ER Staff Saves The Day After Family Dog Mauls Girl’s Elf On The Shelf

When a Florida hospital manager’s dog mauled her young daughter’s Elf on the Shelf, she called on her colleagues to save the day.

Jenn Thelen’s co-workers at the Arnold Palmer Hospital for Children in Orlando sprung into action on Monday morning to help save 7-year-old Aubrie’s injured toy, which the family’s German shepherd, Zoey, had attacked overnight.

In an adorable video that’s going viral, the emergency room staff wheeled Kris Kringle’s tiny spy into the trauma bay on a gurney:

Magical elf on the Shelf Surgery

Jenn Thelen woke up to the sound of her 7-year-old daughter, Aubrie, screaming. Their German Shephard, Zoey, had attacked the family’s Elf on the Shelf, Sam. Jenn is the nurse manager for the emergency department at Arnold Palmer Hospital for Children. She told her daughter not to worry because we have the best medical team and they had “special doctors” that could fix her elf’s injuries.

Posted by Orlando Health Arnold Palmer Hospital for Children on Wednesday, December 6, 2017

“OK, let’s see what we can do,” said one of the team, dressed in full surgical gear. Another worker listed the injuries the elf named Sam had sustained.

They then painstakingly reattached its arm, before sprinkling glitter over his body in a bid to bring him back to full elf. Sam was discharged later that day.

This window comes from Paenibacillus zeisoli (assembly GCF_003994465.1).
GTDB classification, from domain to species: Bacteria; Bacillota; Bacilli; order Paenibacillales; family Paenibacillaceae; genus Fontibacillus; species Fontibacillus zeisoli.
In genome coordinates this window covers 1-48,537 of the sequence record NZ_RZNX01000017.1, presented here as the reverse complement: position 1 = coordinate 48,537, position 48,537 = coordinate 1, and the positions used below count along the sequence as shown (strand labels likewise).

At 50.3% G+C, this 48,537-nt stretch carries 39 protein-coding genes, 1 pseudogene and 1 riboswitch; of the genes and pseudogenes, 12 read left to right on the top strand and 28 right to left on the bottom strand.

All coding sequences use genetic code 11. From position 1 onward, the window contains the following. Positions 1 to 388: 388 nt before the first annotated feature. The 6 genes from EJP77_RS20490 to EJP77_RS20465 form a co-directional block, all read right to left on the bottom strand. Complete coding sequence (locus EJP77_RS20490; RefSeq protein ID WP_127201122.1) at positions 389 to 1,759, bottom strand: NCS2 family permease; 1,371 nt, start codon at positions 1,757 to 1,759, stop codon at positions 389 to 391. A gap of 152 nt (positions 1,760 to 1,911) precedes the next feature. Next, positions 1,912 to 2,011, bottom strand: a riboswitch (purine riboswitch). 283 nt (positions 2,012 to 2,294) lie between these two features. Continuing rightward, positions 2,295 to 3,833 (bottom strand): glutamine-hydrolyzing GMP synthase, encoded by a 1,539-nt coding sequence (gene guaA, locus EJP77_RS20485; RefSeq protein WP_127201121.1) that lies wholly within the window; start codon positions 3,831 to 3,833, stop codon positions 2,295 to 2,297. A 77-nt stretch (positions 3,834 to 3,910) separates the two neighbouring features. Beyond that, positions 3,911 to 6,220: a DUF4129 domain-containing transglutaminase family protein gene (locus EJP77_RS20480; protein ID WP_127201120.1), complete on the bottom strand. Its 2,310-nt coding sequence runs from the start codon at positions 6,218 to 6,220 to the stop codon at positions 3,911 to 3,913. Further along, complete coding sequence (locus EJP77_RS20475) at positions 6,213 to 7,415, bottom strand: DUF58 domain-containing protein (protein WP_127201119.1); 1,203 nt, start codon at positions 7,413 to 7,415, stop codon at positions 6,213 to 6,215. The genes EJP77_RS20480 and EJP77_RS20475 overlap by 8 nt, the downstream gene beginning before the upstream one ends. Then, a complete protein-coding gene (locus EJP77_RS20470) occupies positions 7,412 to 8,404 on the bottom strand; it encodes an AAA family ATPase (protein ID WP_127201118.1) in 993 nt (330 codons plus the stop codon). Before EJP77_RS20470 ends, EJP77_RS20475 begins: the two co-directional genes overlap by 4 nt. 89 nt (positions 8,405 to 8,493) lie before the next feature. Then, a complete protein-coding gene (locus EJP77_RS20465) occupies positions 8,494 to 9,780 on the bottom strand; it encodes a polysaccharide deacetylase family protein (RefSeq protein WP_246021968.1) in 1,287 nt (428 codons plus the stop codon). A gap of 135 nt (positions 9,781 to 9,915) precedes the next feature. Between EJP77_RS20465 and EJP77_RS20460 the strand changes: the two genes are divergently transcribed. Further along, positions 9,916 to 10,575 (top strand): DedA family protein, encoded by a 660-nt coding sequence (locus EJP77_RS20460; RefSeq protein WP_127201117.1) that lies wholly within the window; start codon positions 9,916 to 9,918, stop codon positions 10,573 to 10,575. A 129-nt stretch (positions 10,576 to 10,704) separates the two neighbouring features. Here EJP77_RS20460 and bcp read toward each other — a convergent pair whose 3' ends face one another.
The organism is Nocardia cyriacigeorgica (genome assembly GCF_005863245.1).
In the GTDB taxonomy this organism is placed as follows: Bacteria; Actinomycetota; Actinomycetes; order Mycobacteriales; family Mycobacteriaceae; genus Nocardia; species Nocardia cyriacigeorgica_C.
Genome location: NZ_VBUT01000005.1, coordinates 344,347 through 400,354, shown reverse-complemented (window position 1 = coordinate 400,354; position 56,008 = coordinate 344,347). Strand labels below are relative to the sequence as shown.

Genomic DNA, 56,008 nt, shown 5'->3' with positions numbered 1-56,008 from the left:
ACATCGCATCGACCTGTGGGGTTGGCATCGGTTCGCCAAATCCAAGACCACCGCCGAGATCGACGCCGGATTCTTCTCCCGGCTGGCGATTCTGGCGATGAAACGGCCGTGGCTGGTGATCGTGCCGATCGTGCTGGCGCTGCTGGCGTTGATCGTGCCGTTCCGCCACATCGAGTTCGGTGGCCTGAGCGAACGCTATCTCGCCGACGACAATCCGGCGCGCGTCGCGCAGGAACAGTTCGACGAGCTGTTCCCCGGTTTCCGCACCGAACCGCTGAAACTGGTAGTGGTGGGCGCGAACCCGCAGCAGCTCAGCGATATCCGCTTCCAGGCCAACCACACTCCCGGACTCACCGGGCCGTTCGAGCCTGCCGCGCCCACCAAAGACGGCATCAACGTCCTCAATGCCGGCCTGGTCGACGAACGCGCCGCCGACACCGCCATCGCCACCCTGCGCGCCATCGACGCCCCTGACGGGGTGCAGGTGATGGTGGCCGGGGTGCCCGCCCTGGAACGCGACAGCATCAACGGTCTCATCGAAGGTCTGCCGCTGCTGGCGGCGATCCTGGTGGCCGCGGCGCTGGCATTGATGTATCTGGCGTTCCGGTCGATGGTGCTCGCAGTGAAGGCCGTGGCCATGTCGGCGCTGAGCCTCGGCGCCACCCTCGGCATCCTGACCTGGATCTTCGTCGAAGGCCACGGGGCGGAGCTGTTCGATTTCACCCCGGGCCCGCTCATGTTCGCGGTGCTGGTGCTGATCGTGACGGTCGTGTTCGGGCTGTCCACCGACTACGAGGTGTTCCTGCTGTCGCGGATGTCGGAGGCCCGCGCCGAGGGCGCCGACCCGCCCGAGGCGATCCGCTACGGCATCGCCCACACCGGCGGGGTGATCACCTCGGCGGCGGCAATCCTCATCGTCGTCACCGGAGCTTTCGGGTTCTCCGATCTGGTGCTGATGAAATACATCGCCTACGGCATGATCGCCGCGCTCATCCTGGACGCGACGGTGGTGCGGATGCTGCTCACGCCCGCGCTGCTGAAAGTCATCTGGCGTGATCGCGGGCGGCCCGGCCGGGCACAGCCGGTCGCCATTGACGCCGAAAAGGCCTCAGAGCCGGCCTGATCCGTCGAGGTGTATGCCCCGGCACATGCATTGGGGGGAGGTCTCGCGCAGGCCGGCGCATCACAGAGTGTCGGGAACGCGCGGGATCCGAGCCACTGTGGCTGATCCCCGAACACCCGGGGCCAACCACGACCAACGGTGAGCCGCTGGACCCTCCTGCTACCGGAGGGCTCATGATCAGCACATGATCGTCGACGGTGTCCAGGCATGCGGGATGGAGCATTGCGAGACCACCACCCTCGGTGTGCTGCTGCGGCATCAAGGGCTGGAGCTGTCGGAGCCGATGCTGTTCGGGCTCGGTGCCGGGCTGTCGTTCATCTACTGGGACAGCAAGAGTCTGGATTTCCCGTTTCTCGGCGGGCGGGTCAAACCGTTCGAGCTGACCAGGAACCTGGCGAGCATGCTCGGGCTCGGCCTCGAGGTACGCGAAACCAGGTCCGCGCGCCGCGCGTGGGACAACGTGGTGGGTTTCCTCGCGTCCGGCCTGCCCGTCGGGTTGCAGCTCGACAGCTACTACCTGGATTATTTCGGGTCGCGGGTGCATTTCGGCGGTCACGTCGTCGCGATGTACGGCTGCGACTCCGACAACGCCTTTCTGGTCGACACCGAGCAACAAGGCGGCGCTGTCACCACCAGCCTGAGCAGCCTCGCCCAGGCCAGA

Thelen, who is the hospital ER’s nurse manager, said Aubrie burst into tears after finding her beloved elf missing an arm on Monday.

But after seeing the videos and photographs of Sam’s surgery, the youngster was thrilled to welcome him home. “My kids know that our medical team does amazing things,” Thelen told Babble.

“We always talk about Christmas magic with our kids. Aubrie is a very analytical kid, so she wants to know details about everything,” she added. “So, we explained that Christmas magic is a way that Santa and the elves are able to do things that maybe normally wouldn’t make sense.”

According to the hospital, the team used “expired medical products” for the spoof surgery.

“Aubrie knew that the elf could not be touched but Jenn told her that the ‘magic gloves’ would allow the team to work on Sam,” it added, since legend says the Elf on the Shelf can lose his magic if touched by humans. “Sam is now back on his shelf and mom will definitely make sure that he is out of Zoey’s reach.”


  1. Bravo! Jen the RN, You are absolutely right. This was way more than use of time and expired supplies. It was empathy and love, which in my opinion should be the core of every nurse. Sadly, so many in the nursing field are in it for the wrong reason and patients can sense this on the faces and by the mannerisms of these irritable old sour pusses. Any nurse that says there is no down time, ever, is simply lying. The fake elf surgery was cute and I am sure delighted the child, and I agree, gave the child some insight on what mom does for a living. Also, nursing can be very stressful when it’s so busy, so these rare times when they can let their guard down, and colleagues help out to make a child happy, I say more power to them. As for the glove, I am sure if it were a real surgery, correct gloving would have been done. Let’s keep the Christ in Christmas shall we and quit knit picking everything to death.